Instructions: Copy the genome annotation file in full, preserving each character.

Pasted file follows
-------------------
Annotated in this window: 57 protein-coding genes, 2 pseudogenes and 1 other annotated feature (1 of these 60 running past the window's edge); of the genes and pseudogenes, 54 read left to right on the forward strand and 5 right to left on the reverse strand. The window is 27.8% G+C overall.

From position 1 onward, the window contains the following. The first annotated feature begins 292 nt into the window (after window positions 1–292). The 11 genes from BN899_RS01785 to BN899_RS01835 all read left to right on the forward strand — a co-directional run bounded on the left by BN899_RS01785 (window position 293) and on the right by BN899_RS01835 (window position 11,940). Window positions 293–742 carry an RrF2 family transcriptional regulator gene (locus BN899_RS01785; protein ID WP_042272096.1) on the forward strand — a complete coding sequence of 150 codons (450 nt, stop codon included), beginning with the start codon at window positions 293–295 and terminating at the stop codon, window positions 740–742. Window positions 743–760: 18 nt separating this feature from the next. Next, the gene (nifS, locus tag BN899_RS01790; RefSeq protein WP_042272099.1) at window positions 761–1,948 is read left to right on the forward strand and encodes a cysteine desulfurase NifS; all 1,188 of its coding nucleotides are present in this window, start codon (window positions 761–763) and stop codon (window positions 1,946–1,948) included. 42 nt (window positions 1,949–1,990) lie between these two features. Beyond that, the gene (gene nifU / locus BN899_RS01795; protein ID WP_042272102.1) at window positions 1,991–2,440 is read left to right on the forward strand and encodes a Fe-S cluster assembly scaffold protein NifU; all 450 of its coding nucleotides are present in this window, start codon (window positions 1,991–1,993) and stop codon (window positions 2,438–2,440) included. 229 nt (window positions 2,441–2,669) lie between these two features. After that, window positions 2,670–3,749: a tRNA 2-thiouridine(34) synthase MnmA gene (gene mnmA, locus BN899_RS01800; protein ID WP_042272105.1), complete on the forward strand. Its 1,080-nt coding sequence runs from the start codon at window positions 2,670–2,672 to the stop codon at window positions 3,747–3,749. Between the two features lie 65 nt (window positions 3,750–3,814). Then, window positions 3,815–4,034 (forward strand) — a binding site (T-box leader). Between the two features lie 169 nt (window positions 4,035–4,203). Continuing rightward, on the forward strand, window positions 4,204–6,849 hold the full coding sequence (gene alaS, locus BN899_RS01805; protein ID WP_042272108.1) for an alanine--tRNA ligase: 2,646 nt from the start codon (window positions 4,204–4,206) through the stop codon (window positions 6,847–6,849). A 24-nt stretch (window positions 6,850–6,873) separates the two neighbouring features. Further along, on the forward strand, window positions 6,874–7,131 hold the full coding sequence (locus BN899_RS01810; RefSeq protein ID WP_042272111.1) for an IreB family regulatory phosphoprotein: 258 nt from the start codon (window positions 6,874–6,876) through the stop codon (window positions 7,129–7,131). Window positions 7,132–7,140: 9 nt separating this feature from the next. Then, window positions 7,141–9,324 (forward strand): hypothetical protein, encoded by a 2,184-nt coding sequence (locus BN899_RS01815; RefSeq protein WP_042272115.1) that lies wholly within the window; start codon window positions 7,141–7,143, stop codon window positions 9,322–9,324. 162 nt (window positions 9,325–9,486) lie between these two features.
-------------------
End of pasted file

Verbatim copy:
Annotated in this window: 57 protein-coding genes, 2 pseudogenes and 1 other annotated feature (1 of these 60 running past the window's edge); of the genes and pseudogenes, 54 read left to right on the forward strand and 5 right to left on the reverse strand. The window is 27.8% G+C overall.

From position 1 onward, the window contains the following. The first annotated feature begins 292 nt into the window (after window positions 1–292). The 11 genes from BN899_RS01785 to BN899_RS01835 all read left to right on the forward strand — a co-directional run bounded on the left by BN899_RS01785 (window position 293) and on the right by BN899_RS01835 (window position 11,940). Window positions 293–742 carry an RrF2 family transcriptional regulator gene (locus BN899_RS01785; protein ID WP_042272096.1) on the forward strand — a complete coding sequence of 150 codons (450 nt, stop codon included), beginning with the start codon at window positions 293–295 and terminating at the stop codon, window positions 740–742. Window positions 743–760: 18 nt separating this feature from the next. Next, the gene (nifS, locus tag BN899_RS01790; RefSeq protein WP_042272099.1) at window positions 761–1,948 is read left to right on the forward strand and encodes a cysteine desulfurase NifS; all 1,188 of its coding nucleotides are present in this window, start codon (window positions 761–763) and stop codon (window positions 1,946–1,948) included. 42 nt (window positions 1,949–1,990) lie between these two features. Beyond that, the gene (gene nifU / locus BN899_RS01795; protein ID WP_042272102.1) at window positions 1,991–2,440 is read left to right on the forward strand and encodes a Fe-S cluster assembly scaffold protein NifU; all 450 of its coding nucleotides are present in this window, start codon (window positions 1,991–1,993) and stop codon (window positions 2,438–2,440) included. 229 nt (window positions 2,441–2,669) lie between these two features. After that, window positions 2,670–3,749: a tRNA 2-thiouridine(34) synthase MnmA gene (gene mnmA, locus BN899_RS01800; protein ID WP_042272105.1), complete on the forward strand. Its 1,080-nt coding sequence runs from the start codon at window positions 2,670–2,672 to the stop codon at window positions 3,747–3,749. Between the two features lie 65 nt (window positions 3,750–3,814). Then, window positions 3,815–4,034 (forward strand) — a binding site (T-box leader). Between the two features lie 169 nt (window positions 4,035–4,203). Continuing rightward, on the forward strand, window positions 4,204–6,849 hold the full coding sequence (gene alaS, locus BN899_RS01805; protein ID WP_042272108.1) for an alanine--tRNA ligase: 2,646 nt from the start codon (window positions 4,204–4,206) through the stop codon (window positions 6,847–6,849). A 24-nt stretch (window positions 6,850–6,873) separates the two neighbouring features. Further along, on the forward strand, window positions 6,874–7,131 hold the full coding sequence (locus BN899_RS01810; RefSeq protein ID WP_042272111.1) for an IreB family regulatory phosphoprotein: 258 nt from the start codon (window positions 6,874–6,876) through the stop codon (window positions 7,129–7,131). Window positions 7,132–7,140: 9 nt separating this feature from the next. Then, window positions 7,141–9,324 (forward strand): hypothetical protein, encoded by a 2,184-nt coding sequence (locus BN899_RS01815; RefSeq protein WP_042272115.1) that lies wholly within the window; start codon window positions 7,141–7,143, stop codon window positions 9,322–9,324. 162 nt (window positions 9,325–9,486) lie between these two features.